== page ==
Last Updated on January 29, 2020
York by Train – A Short Break in God’s Own Country
Visitors to London often ask where else in England they should travel. Less than two hours direct from the old smoke by train and en-route to Edinburgh, York is a deservedly popular destination. It was actually the UK’s first UNESCO Creative City of Media Arts too, so there’s always plenty to do. From London, there’s an excellent regular and fast train service so you can sit back and enjoy the journey, which takes you through some stunning English countryside before you arrive for your York break.
I travelled with LNER, the organisation that has taken over from Virgin East Coast and despite a packed train (the Edinburgh Festival had just started), the service was seamless and my journey was comfortable. I’d recommend upgrading to first class if you can – that way you will be offered a meal and drinks at your seat together with free wi-fi, power sockets and tables and plenty of space to stretch out. The perfect way to start a short break to York.
Table of Contents
First Impressions of York:
The historic station, a stunning grade II* listed building, is within an easy walk of the City centre and you’ll find it is right next door to the National Railway Museum. Sadly, a packed itinerary for this trip to York meant I didn’t see this particular museum, though I did visit two others. Something not to be missed by any wannabe trainspotter or for that matter, anyone with an interest in transport history, it has over 100 vehicles on display and a collection of around 300 other items of rolling stock. There are a couple of hotels within a stone’s throw of the station, each with a connection to the railway. The original station hotel has been refurbished and is now the Principal, York.
The Grand Hotel and Spa, where I stayed was originally the Headquarters of the North Eastern Railway. Built between 1900 and 1906, it is a stunning Edwardian building. Grade II listed, it is York’s only 5-star hotel and opened in May 2010 after extensive refurbishment.
The Grand has views of the city walls and of York Minster and a lovely traditional British feel to it – the sort of place that is perfect for a short break in York.
There’s a range of room styles from traditional to more contemporary rooms in the modern extension. And there’s a luxurious spa, swimming pool and fitness centre offering ESPA treatments
It also serves some fabulous food – more of that later.
One of the best things about a short break in York for me was that everything in the City seemed to be an easy walk. The result was that I spent a lot of time doing just that. But I’d recommend walking to everyone as the perfect way to catch the detail. If I’d had more time I’d have tried the City Cruises river cruise and the hop on hop off bus. But as it was, I just wore through my shoe leather! Here’s what I’d recommend for a first trip to York.
Make your way to York Minster when you first arrive and walk around the exterior marvelling at the gothic architecture. The two-hour journey from London means that York is a realistic day trip from the capital so from around 11 am to 4 pm you can expect crowds during the summer months.
Try going back a little later in the day – or if you are staying in York, getting up early. The Minster is spectacular when it is drenched in the light at the start of the day and equally beautiful at dusk.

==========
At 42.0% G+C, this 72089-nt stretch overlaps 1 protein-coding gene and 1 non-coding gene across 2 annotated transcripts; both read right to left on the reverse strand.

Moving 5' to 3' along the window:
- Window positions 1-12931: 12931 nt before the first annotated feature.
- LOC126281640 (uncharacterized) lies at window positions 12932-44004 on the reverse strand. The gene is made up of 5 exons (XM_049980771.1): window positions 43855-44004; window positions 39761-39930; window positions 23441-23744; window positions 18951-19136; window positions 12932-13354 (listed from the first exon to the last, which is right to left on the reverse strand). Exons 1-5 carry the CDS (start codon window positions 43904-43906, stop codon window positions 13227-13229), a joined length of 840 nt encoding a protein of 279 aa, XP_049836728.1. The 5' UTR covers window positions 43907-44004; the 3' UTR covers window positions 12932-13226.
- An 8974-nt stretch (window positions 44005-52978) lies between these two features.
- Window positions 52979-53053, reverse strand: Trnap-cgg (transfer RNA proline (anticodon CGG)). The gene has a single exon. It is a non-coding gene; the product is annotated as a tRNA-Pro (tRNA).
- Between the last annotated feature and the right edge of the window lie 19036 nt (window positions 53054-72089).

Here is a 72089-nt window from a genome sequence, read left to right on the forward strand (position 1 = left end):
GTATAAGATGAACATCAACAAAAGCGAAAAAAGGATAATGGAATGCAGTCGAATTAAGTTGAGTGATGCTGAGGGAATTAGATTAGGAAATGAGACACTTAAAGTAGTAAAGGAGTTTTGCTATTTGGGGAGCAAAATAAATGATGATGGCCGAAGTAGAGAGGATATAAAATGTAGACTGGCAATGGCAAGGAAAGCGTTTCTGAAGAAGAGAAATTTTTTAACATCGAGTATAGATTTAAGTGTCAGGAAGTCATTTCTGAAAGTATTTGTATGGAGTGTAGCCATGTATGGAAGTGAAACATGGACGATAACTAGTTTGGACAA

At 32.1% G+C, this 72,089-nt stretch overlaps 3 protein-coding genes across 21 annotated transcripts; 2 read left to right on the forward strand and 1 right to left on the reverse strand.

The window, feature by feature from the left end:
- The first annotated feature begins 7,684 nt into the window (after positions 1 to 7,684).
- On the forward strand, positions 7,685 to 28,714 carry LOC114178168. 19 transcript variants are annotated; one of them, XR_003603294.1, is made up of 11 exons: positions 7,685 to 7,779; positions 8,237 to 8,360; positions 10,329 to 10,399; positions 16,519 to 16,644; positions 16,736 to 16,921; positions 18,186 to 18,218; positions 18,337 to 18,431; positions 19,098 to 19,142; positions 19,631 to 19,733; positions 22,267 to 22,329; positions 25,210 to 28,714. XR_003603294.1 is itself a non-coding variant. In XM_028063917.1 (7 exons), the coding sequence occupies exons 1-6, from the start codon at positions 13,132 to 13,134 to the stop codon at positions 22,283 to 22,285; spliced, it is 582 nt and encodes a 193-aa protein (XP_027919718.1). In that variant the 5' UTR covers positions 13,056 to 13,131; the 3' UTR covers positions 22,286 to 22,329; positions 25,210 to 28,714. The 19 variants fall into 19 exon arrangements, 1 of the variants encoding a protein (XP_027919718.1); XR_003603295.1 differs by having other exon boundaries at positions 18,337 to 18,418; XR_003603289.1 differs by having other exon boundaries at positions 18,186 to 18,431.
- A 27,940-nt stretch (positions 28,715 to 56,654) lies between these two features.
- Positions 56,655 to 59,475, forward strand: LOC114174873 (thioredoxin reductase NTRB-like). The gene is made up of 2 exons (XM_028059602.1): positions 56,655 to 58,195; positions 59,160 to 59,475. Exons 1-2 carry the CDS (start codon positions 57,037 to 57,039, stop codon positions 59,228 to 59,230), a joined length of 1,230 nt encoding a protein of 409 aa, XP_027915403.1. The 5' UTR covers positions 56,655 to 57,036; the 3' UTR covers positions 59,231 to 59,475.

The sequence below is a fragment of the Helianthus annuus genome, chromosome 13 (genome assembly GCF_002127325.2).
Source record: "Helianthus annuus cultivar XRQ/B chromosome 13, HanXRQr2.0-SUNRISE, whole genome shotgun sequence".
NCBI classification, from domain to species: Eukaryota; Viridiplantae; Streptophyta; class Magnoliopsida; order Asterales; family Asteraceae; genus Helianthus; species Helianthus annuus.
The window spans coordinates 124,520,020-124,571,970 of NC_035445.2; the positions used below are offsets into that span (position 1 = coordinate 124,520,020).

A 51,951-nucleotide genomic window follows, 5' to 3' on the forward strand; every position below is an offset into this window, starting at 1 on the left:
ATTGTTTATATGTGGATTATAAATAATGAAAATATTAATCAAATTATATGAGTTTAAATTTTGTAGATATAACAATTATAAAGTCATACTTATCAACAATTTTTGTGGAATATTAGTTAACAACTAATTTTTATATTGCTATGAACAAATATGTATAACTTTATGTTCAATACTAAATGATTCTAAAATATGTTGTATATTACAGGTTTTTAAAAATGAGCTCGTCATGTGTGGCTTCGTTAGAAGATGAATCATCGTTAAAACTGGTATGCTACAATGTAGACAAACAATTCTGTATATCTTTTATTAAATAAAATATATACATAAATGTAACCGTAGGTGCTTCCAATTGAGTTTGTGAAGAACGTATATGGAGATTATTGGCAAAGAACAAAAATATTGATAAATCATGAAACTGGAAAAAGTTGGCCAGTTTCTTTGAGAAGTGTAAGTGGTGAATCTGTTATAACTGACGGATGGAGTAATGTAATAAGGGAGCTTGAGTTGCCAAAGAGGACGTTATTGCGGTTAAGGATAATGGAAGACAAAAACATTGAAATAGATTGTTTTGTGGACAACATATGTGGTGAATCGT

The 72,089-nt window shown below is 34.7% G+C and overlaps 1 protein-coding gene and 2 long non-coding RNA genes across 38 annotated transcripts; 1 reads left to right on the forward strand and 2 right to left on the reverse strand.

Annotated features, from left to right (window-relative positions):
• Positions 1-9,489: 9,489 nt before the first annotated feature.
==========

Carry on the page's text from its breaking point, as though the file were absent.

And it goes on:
Unless you are visiting to worship, there’s a fee to see inside York Minster. Personally, I’ve been there to sing when the choir school were on holiday, but this time I visited as a tourist.
Of course, it is worth paying, for adults from £10 to £15 depending on whether you want access to the tower and undercroft museum (or free with a York Pass) Had I been there during term time I’d have made a second visit for evensong too. I’m biased of course, I’ve sung evensong on a regular basis at St Martin in the Fields and on an ad-hoc basis at many of the Cathedrals in England. Whatever your spiritual inclination though, it’s a venue that can’t fail to be uplifting. Outside of the services, the interior of the Minster is spectacular, the second largest gothic cathedral in Northern Europe and what you see today was begun in around 1230 and completed and consecrated in 1472.
I particularly loved the Chapter House which was built between 1260 and 1296. The spectacular windows dominated this room. And there were things I noticed for the first time on this, my first visit as a ‘tourist’. The astronomical clock for example, which looks as if it could have been there for centuries, was actually installed in 1955 as a memorial to the airmen operating from Yorkshire, Co. Durham and Northumberland who were killed during the Second World War.
I’d never noticed the tombs either, stunning effigies to the wealthy and famous of the middle ages when York was the second largest city in England and the capital of the North.
And, I hadn’t been down into the crypt of the Minster either where you find everything from the still used today baptismal font to statues and relics dating back in history.
This though was the York I knew. There’s a lot more to see in the City.
York Castle District:
I started my own journey by walking to the Castle district. Given the blazing sunshine, arriving early in the morning was a good move both to miss the tourist throngs and to avoid the climb in the heat. I walked up to the top of Clifford’s Tower where I could get a good feel for York as it would have been. The tower was originally the keep of York Castle and is all that remains of the original building, built by William the Conqueror as one of the two motte and bailey castles he built in York in 1068-69.
At one time the tower was a gaol and held some very famous people, including George Fox, the founder of the Quakers and Dick Turpin, the notorious highwayman.
It was also the site of one of the worst anti-Semitic massacres of the Middle Ages. The Jewish community of York included a number of money lenders. As a number of the local Christian gentry owed considerable sums, they egged on an angry mob, such that the entire community of some 150 people took refuge inside the tower. Many of them chose to commit suicide rather than be murdered or forcibly murdered. After killing their wives and children they set fire to the wooden keep and killed themselves.